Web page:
A big puzzle of linguistics has always been the relationship between languages. Why are some language families so big, and others so small. One big language family extends from Ireland to Bengal. Yet dozens of different languages of 4 unrelated language families linger in close proximity in Southwest China. Not to mention the Papuans, with hundreds of languages of a dozen families. And those in the know say that most family groupings are very suspect.
Why don't the Papuans get their shit together and talk the same language? Because they don't want to. For thousands of years they have had no need of talking with the neighboring tribe. The neighbors were there to raid, kill, and occasional cannibalistic feast. Austronesian languages are famously extensive, from Hawaii to Madagascar. Yet the Philippines or Borneo are a patchwork of small tribal languages which are not intelligible by the nearby villages. It surely has something to do with the fact that every year, the able bodied males of a given village would raid the neighboring tribe, cut their heads off and bring them home as a trophy.
Farming changed the normal dynamics of tribal speech, with cooperation forced top down to vast masses of people engaged in farming and trading. First you had tens of thousands of people speaking the same language. Then millions. But massive, empire-wide koinés are tied to their empires, and always die and fragment. Ancient Greek died, Latin fragmented, as did Tang Chinese. The Middle Ages brought regional dialects, mostly sharing local market areas, the Enlightenment chose one dialect and artificially transformed it in the national tongue.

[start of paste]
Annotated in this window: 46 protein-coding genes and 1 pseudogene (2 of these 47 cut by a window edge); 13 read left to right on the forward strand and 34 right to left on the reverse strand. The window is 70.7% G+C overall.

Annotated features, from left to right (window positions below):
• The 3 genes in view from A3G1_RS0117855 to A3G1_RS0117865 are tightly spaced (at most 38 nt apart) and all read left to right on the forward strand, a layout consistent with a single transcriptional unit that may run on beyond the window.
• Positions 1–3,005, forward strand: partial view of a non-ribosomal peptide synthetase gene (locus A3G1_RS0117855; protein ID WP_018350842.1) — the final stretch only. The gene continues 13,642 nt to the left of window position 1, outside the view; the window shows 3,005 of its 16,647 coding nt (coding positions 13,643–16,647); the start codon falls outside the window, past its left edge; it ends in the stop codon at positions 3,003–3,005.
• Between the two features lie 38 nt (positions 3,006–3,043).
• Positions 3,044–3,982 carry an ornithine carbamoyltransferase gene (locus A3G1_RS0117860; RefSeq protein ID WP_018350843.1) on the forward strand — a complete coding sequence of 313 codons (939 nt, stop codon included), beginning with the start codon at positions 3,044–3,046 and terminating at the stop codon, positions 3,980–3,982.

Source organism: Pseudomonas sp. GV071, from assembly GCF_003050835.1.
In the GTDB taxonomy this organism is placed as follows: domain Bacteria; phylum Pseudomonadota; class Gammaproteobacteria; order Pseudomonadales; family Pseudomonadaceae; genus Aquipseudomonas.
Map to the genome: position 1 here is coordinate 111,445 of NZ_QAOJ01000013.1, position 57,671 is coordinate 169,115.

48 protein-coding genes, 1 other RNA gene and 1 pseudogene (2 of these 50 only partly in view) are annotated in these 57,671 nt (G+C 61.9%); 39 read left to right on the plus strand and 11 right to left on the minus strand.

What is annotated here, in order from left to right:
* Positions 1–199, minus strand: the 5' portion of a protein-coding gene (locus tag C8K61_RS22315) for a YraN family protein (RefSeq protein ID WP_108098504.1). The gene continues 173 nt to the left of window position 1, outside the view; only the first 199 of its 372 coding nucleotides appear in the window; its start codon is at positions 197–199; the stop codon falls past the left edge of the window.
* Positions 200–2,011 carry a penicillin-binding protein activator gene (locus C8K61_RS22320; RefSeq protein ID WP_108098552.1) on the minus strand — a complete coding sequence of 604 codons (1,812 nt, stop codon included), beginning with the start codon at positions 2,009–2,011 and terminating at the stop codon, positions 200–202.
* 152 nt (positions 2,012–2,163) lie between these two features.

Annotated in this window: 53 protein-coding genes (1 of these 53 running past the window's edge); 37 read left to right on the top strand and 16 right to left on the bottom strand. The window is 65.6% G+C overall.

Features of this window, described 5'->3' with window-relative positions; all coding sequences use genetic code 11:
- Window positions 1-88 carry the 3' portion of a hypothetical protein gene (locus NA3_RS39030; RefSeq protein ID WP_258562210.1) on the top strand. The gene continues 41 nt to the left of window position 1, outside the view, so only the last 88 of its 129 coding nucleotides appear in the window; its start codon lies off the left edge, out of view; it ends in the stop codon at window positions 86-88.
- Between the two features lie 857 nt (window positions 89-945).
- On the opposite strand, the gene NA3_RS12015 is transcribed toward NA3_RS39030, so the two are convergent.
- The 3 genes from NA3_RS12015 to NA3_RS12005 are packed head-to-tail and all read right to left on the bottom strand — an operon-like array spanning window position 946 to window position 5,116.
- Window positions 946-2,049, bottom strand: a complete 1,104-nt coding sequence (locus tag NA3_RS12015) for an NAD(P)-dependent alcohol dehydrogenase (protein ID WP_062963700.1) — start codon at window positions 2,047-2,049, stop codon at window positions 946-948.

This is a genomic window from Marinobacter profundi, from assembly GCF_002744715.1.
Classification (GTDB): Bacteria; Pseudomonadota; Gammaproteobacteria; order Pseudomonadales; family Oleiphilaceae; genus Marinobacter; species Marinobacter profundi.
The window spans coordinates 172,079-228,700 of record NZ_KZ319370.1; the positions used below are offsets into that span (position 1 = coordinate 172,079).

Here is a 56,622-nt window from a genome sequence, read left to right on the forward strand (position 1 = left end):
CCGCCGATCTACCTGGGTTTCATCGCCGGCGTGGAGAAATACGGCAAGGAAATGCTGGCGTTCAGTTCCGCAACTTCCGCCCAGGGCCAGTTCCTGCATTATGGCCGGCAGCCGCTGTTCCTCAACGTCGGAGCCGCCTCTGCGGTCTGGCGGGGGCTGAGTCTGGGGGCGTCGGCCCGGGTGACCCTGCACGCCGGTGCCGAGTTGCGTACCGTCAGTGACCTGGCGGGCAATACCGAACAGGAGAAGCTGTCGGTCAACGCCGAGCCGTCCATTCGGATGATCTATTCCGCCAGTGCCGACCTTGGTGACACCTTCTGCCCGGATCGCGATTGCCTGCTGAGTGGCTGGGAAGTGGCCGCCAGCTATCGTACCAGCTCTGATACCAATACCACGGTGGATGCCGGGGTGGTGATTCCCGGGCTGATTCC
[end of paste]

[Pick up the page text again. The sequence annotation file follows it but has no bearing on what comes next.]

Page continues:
The ideology behind national tongues, nationalism, is dead, but national tongues are still around. Of course they are far too useful, and they are too strongly linked to the nation states who created them. But in the same way that the nation state is slowly losing relevance, so national languages are fading too. 50 years ago you would never have listened a regional accent on national TV, today the BBC makes a point of casting Scottish scientists for their documentaries. Italian dialects are making a comeback. Even in Japan a big part of movies are voiced in regional dialects, some quite obscure. All while every country on earth is putting ever more resources into English education.
If languages were to communicate, we would have an English speaking world in no time. Instead what we will have is a global English speaking elite, lording over masses speaking bad English to their masters, and revived regional dialects to themselves. Given Google Translate and PRISM, it wouldn't surprise me if vernacular writing dies out, with most speech being done in untranslatable dialect, and writing done in English. A massive Hong Kong style diglossia. It might be the only feasible resistance against what's coming.